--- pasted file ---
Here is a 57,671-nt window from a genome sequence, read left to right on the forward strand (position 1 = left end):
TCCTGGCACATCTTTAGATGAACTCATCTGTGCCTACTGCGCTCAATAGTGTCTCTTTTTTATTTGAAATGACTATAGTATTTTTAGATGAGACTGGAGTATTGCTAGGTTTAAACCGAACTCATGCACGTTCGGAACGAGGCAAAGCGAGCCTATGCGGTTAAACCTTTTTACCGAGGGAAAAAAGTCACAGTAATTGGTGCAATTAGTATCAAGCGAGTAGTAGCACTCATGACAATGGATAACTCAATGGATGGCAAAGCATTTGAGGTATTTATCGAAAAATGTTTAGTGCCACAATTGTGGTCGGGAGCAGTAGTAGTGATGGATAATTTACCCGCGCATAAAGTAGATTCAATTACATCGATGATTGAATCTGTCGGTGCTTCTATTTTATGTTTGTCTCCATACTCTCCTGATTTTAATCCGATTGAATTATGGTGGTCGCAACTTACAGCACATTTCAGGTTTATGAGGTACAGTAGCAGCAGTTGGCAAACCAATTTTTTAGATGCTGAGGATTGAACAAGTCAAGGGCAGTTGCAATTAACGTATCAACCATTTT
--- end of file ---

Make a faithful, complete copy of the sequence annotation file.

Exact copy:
Here is a 57,671-nt window from a genome sequence, read left to right on the forward strand (position 1 = left end):
TCCTGGCACATCTTTAGATGAACTCATCTGTGCCTACTGCGCTCAATAGTGTCTCTTTTTTATTTGAAATGACTATAGTATTTTTAGATGAGACTGGAGTATTGCTAGGTTTAAACCGAACTCATGCACGTTCGGAACGAGGCAAAGCGAGCCTATGCGGTTAAACCTTTTTACCGAGGGAAAAAAGTCACAGTAATTGGTGCAATTAGTATCAAGCGAGTAGTAGCACTCATGACAATGGATAACTCAATGGATGGCAAAGCATTTGAGGTATTTATCGAAAAATGTTTAGTGCCACAATTGTGGTCGGGAGCAGTAGTAGTGATGGATAATTTACCCGCGCATAAAGTAGATTCAATTACATCGATGATTGAATCTGTCGGTGCTTCTATTTTATGTTTGTCTCCATACTCTCCTGATTTTAATCCGATTGAATTATGGTGGTCGCAACTTACAGCACATTTCAGGTTTATGAGGTACAGTAGCAGCAGTTGGCAAACCAATTTTTTAGATGCTGAGGATTGAACAAGTCAAGGGCAGTTGCAATTAACGTATCAACCATTTT